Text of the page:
Yes. Our core constituency is and will remain organized civil society and in particular the national associations and umbrella bodies; they’re the infrastructure that supports civil society. But I think there is real potential for organizations like ours to strengthen and support spontaneous citizen action where and when it happens. There’s a temptation to believe that, with the technological fetishism around online ‘clicktivism’, somehow a Twitter campaign and a protest in a public square will result in lasting change. As we’re seeing in North Africa, that hasn’t happened without institutional follow-up, without organizations that can hold governments to account. I see us having to straddle new and old forms of citizen organization, and I think it’s important for us to deal with both and not get carried away with the idea that Facebook is going to bring about social justice.
You say that you see CIVICUS as especially relevant for national associations. Do they have a special category of membership?
I’m particularly interested in AGNA, the Affinity Group of National Associations, which CIVICUS has incubated and supported since it was founded. It has about 60 members at the moment, and they are themselves multi-sectoral national platforms for civil society. We recognize the importance of having good infrastructure for civil society and of national or regional bodies that can share best practice and lobby for the interests of civil society. CIVICUS can’t replicate those organizations or roles at the national or regional level but we can supplement them at the global level. So we’re trying to scale up the activities of AGNA because we think there is a need to link these national and regional umbrella bodies and support them.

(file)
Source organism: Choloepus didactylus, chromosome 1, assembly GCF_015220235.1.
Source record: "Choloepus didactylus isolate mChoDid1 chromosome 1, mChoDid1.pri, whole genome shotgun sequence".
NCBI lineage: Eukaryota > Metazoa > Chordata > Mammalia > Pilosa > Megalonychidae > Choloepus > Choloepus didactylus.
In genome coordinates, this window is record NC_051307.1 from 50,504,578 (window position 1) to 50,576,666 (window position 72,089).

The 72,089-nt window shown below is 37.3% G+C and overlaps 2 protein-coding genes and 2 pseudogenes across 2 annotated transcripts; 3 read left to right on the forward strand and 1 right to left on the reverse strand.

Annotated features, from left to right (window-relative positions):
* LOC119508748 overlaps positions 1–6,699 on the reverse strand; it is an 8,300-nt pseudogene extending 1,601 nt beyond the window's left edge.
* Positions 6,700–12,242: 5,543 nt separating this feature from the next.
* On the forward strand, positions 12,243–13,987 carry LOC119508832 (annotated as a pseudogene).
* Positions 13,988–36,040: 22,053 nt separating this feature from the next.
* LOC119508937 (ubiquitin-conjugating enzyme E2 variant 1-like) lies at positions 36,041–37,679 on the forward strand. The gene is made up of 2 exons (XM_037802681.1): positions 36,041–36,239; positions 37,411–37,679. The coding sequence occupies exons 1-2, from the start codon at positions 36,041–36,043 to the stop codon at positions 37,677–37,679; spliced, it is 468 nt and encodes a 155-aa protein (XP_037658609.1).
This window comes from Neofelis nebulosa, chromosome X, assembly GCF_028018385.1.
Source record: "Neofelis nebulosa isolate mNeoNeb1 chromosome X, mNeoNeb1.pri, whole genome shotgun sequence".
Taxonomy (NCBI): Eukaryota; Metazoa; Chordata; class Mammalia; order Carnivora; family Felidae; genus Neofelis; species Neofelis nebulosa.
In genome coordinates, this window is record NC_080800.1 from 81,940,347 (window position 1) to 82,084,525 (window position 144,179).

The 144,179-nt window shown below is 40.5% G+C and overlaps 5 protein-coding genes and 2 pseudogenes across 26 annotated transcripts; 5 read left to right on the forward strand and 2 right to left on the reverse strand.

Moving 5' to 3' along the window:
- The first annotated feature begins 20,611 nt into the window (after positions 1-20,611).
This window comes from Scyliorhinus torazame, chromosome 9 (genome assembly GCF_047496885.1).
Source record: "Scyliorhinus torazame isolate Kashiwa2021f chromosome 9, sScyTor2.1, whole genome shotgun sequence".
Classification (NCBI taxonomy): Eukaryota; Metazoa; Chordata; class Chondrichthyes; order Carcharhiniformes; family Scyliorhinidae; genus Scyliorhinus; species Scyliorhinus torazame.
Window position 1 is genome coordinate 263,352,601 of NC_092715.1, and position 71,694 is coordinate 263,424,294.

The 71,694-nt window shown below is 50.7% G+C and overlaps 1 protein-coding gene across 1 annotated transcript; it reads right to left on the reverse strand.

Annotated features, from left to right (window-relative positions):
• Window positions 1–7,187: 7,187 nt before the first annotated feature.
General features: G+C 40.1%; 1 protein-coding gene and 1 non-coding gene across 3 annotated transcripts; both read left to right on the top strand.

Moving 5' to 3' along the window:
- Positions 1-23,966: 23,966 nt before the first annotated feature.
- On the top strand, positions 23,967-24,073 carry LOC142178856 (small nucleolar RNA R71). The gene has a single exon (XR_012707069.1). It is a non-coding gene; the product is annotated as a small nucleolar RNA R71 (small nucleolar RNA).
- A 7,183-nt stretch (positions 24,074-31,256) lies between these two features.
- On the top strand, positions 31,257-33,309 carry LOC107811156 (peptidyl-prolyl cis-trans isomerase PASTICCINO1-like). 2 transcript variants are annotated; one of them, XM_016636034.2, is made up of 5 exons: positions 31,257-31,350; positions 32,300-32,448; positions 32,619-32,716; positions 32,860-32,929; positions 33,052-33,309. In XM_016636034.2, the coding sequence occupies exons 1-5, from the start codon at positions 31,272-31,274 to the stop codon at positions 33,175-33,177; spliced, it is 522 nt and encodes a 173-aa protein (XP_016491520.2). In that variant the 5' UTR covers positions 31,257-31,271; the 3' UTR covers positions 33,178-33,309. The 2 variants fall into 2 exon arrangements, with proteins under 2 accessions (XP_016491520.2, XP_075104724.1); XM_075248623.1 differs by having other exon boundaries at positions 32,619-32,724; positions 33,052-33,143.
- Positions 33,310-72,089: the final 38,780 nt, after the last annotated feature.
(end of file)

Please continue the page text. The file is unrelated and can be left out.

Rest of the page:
At the global level, what can you learn from the business sector, which does all this a lot better?

Danny Sriskandarajah at the 2013 Zermatt Summit]

There are some common agendas for civil society around the world: around securing civic space and improving the funding environment and the regulatory environment. I think we have to get cleverer about the ways in which we harness knowledge, convey our messages and influence the agenda. We’re designing something called the Civil Society Optimism Index, which is going to be a regular survey of several thousand civil society leaders, representing a cross-section of backgrounds and countries, to gauge how optimistic they are about conditions for civil society in their country. The idea is to come up with an advocacy tool that will help us communicate with policymakers and others about the need to pay attention to the civic space and civil society. Business has been using tools like this very effectively to keep the pressure on governments and policymakers to open up or liberalize the business environment. I think we can learn from that.
How does the Optimism Index relate to the Enabling Environment Index which you’ve just published?